What is MSG (often listed as number E620-E625)? Simply put, it is a flavor enhancer used to make food taste and even smell better. It is often associated as being used in Chinese food and some have even coined the phrase “Chinese Restaurant Syndrome” referring to the various side effects MSG can have on people including numbness and heart palpitations. In fact, this flavor-enhancing ingredient is considered a neurotoxin, meaning it stimulates nerve cells so much that it causes them to die. It has also been associated with headaches, chest pain, nausea, weakness, obesity, type 2 diabetes and metabolic syndrome. But just because a label doesn’t say monosodium glutamate on the label doesn’t mean you’re safe, sorry to say. Like sugar, MSG also have a variety of alias names. Get acquainted with the other names that manufacturers use for MSG here. Fun stuff, huh?
Most commonly found in: Chinese food, canned soups, frozen dinners, dressings
4) Artificial Colors
What do red velvet cake, macaroni & cheese, pickles and Life cereal have in common? Yep, artificial colors. Those pretty little bottles you used as a child to dye your Easter eggs aren’t so pretty when you think of the fact that they are made from petroleum and used in mass quantities in your everyday food. The sole purpose of artificial colors is to make things look good; in essence to make our food prettier. Food dyes like Red 40, Yellow 5, and Yellow 6 (and many more!) have been linked to hyperactivity in children including behavioral changes and impulsive activity, allergic reactions, fatigue, anxiety and migraines. They are even contaminated with known carcinogens which are involved in causing cancer. I think the thing that kills me about this one is how unnecessary it is. All this so our noodle can look a little more yellow?? I bet you can guess our feelings about artificial flavors as well. (If you’re not ready to give up your mac & cheese, try this brand that contains no artificial colors.) Oh, also interesting to note: the European Union banned many food colors including the ones in McDonald’s Strawberry Sundae in Europe; it’s colored with strawberries, but if you eat one in the U.S., it’s colored with red dye. Why? Because we allow it and it’s cheaper!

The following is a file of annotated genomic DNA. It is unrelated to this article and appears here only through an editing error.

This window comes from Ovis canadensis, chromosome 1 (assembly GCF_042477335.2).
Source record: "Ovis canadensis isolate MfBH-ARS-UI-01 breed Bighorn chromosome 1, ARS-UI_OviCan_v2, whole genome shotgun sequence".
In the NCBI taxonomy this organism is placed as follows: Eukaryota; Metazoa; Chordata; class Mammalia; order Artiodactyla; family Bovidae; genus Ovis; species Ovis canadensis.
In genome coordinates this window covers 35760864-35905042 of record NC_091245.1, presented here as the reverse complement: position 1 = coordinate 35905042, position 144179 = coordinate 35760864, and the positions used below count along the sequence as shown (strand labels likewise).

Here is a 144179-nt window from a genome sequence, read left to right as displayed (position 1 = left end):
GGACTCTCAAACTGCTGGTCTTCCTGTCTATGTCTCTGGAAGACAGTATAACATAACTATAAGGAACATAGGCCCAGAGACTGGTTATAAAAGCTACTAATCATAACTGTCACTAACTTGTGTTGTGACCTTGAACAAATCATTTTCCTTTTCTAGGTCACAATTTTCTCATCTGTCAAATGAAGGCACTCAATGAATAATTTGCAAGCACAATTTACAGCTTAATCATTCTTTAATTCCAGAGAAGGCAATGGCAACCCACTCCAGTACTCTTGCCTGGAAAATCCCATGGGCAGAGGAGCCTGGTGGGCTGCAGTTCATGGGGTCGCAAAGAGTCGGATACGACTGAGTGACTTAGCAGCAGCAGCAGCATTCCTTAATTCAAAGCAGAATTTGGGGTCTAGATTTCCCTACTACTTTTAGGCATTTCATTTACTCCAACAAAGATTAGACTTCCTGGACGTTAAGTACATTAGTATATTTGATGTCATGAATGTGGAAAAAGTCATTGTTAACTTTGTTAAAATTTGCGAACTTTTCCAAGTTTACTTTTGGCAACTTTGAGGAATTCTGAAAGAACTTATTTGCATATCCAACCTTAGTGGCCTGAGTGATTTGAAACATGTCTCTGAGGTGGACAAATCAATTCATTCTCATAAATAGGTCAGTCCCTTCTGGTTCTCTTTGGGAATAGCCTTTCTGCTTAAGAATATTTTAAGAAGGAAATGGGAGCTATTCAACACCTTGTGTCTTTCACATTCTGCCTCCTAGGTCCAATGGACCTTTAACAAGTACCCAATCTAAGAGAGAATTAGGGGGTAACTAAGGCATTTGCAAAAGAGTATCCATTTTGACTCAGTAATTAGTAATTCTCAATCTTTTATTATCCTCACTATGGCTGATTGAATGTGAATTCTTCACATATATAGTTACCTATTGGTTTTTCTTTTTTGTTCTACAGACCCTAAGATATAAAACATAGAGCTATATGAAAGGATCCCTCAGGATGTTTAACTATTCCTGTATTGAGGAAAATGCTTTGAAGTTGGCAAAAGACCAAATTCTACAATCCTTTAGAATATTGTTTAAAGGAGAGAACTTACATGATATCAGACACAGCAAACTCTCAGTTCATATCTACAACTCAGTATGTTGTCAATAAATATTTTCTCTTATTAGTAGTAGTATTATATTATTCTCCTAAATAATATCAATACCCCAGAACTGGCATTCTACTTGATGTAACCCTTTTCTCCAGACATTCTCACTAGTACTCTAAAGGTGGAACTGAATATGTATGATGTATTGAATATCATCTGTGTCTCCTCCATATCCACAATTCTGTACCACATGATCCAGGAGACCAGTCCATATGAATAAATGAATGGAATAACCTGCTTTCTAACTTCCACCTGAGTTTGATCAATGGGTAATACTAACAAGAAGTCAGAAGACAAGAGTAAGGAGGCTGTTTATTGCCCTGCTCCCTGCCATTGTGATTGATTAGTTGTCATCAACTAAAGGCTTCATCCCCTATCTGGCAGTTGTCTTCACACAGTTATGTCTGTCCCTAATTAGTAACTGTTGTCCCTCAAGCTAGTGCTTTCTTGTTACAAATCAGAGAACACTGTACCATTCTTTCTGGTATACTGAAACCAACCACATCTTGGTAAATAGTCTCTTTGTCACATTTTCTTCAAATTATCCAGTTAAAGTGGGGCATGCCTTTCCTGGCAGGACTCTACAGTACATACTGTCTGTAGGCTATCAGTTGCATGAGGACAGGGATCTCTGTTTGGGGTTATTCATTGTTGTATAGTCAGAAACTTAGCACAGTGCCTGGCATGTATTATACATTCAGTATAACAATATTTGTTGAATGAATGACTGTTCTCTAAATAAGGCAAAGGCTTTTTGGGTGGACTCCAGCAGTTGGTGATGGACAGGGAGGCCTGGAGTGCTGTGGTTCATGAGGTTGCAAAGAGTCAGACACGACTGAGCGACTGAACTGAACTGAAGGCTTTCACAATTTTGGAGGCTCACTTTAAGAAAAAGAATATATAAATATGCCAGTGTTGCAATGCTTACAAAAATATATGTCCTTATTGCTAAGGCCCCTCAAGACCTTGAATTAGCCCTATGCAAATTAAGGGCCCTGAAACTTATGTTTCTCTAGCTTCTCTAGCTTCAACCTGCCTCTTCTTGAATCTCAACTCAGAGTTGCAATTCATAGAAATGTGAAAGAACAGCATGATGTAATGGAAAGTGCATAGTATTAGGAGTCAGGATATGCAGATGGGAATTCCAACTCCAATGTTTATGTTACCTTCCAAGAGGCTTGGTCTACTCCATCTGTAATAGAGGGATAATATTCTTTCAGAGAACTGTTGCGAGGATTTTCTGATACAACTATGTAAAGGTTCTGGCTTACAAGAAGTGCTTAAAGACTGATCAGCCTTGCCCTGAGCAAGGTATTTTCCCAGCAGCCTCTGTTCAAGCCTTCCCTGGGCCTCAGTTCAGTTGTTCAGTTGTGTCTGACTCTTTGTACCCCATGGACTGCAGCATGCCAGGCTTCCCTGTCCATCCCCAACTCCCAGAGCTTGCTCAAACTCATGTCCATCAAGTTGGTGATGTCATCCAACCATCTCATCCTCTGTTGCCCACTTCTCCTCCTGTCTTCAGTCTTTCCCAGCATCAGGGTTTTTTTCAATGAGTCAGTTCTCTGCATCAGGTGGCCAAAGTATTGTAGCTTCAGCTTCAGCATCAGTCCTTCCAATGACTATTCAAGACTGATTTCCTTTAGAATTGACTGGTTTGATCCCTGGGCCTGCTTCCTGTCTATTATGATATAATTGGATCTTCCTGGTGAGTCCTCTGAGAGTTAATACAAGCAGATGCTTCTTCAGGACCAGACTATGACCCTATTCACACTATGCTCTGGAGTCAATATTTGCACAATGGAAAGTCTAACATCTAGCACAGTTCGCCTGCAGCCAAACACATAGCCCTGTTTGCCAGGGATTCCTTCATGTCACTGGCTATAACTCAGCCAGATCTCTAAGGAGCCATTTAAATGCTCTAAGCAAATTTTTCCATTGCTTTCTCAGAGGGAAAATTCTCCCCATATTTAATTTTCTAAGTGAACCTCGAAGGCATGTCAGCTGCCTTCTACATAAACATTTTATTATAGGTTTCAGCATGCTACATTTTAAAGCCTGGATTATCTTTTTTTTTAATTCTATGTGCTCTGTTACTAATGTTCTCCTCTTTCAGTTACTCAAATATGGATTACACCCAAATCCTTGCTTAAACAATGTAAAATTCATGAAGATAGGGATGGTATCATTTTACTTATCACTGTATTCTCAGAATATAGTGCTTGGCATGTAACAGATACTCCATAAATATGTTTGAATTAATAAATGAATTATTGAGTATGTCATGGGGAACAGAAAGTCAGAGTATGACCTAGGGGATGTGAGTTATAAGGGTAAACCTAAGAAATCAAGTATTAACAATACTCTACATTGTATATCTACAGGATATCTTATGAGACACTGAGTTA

Most commonly found in: macaroni and cheese, snack foods, candy, pickles, condiments, cereals
5) Potassium Bromate
Often used to strengthen the flour in dough and help it rise, potassium bromate is a popular food additive used in the U.S. However, research shows that potassium bromate is a possible cancer-causing ingredient and can cause damage to DNA in the human liver and intestinal cells. And according to a new study from the Environmental Working Group, it’s been found in more than 86 baked goods and other food products on the market. Oh, and this one has also been banned in other countries such as Canada, Brazil and the European Union.
Most commonly found in: bread and other baked goods
With a little sleuthing, you can be sure to steer clear of these five scary ingredients. A good rule of thumb I often use is that if I don’t recognize an ingredient and it sounds like something you’d put into the gas tank of a space shuttle, I move on. And hey, fruits and vegetables don’t contain any of these! Funny how that works.
Looking for extra resources? CSPI.net has all sorts of information on foods to avoid along with an app called Chemical Cuisine. Download it onto your phone so you can have it at the ready next time you’re unsure of an ingredient and it will assign it a safety rating. Also, find out about more dangerous food additive to avoid here.